In her memoirs, his lover George Sand recalled various times when Chopin experienced visual hallucinations, including during a trip to a monastery that was “full of terrors and ghosts for him”.
In a letter written to the daughter of George Sand, Chopin himself describes a moment, during a performance of his Sonata in B flat minor in England in 1848 at a private salon, when he saw creatures emerging from his piano which forced him to leave the room to recover himself.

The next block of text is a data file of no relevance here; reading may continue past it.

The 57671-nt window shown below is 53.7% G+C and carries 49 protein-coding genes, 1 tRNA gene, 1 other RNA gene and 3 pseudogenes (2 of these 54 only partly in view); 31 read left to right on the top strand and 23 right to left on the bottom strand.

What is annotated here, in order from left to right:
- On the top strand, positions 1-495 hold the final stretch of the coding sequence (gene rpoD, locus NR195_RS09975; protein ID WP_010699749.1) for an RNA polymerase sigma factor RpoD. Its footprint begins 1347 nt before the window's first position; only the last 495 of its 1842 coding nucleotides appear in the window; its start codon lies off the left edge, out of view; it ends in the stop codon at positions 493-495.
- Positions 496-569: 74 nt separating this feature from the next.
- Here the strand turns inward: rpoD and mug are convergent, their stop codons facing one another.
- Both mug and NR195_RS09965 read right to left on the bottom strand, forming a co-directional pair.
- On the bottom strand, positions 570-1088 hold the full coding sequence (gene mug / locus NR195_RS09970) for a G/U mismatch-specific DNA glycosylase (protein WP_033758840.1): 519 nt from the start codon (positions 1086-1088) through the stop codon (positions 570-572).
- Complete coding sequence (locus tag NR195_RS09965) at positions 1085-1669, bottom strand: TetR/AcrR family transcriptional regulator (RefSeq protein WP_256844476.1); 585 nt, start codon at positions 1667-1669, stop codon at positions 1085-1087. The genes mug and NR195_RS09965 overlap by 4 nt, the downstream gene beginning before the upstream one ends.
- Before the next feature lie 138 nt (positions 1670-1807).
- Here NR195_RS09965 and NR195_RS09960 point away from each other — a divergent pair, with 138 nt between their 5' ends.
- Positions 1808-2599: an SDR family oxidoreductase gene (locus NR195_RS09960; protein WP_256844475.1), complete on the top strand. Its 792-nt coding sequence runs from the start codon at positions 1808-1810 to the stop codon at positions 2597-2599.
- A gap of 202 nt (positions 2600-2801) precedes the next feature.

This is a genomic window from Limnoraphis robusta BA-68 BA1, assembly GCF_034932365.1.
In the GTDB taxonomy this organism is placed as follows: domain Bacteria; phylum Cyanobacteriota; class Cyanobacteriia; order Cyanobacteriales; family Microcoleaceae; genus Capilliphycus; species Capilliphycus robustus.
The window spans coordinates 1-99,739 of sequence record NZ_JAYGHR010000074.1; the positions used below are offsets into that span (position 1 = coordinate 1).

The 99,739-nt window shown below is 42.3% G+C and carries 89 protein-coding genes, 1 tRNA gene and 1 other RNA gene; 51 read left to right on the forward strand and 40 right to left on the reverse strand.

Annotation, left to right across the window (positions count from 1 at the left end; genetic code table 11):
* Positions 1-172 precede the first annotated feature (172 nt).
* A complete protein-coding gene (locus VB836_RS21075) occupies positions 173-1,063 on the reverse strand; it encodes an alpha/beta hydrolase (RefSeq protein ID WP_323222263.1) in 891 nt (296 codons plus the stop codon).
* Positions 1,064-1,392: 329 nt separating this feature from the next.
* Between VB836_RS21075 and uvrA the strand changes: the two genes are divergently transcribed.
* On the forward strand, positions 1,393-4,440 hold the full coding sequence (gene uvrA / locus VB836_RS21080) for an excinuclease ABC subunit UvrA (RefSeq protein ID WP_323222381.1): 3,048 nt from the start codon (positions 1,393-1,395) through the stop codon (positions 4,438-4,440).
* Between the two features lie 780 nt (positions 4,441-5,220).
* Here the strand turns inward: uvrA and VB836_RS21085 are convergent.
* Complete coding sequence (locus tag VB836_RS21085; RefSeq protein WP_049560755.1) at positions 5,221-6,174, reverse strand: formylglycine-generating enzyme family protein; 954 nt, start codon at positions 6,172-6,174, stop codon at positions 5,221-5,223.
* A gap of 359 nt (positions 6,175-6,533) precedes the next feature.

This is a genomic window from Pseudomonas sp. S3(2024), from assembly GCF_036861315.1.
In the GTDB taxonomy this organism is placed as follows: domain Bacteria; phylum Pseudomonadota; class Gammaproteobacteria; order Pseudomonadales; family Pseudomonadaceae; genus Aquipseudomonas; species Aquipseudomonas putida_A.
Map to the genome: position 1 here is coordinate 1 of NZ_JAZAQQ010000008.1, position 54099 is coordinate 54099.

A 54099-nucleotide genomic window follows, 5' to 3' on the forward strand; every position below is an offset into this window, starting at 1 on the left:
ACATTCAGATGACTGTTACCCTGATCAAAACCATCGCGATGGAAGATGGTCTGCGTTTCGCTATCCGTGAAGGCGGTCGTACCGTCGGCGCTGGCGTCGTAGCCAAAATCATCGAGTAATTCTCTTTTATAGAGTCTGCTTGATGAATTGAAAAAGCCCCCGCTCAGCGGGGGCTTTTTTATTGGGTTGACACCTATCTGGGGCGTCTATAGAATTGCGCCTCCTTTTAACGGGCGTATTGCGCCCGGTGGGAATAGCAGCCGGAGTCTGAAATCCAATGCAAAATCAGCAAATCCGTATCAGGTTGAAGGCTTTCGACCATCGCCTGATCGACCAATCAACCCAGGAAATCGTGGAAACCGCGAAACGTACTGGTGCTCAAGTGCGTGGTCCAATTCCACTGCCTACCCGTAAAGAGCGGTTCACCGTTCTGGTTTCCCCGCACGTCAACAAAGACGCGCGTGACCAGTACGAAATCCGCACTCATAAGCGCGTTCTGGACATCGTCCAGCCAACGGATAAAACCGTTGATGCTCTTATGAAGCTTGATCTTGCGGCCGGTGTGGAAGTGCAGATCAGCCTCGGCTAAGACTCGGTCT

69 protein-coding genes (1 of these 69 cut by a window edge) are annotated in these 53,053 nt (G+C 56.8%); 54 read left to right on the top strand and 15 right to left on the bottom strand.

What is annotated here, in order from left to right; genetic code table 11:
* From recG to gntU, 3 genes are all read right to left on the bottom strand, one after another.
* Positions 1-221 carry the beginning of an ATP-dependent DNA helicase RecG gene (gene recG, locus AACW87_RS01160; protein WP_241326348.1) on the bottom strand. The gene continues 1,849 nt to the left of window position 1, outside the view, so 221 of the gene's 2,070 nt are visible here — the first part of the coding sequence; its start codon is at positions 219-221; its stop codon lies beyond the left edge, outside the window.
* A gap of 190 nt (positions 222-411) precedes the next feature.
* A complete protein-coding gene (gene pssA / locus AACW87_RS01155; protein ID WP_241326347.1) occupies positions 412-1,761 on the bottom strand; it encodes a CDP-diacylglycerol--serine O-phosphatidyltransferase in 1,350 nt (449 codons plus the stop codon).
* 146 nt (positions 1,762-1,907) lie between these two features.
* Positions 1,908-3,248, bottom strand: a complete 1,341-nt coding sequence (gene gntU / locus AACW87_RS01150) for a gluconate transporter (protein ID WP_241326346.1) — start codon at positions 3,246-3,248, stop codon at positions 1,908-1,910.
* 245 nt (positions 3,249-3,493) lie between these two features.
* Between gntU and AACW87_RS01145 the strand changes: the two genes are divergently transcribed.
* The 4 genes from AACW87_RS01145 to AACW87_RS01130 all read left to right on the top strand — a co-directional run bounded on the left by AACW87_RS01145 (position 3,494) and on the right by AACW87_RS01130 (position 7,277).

Hallucinations occur with several medical and psychiatric disorders, including schizophrenia, but they usually take the form of voices rather than visions.
The most likely explanation for Chopin’s visions, say the Spanish doctors, is a form of the medical condition epilepsy called temporal lobe epilepsy.
Story: Michelle Roberts, BBC News | Photo: Wikimedia Commons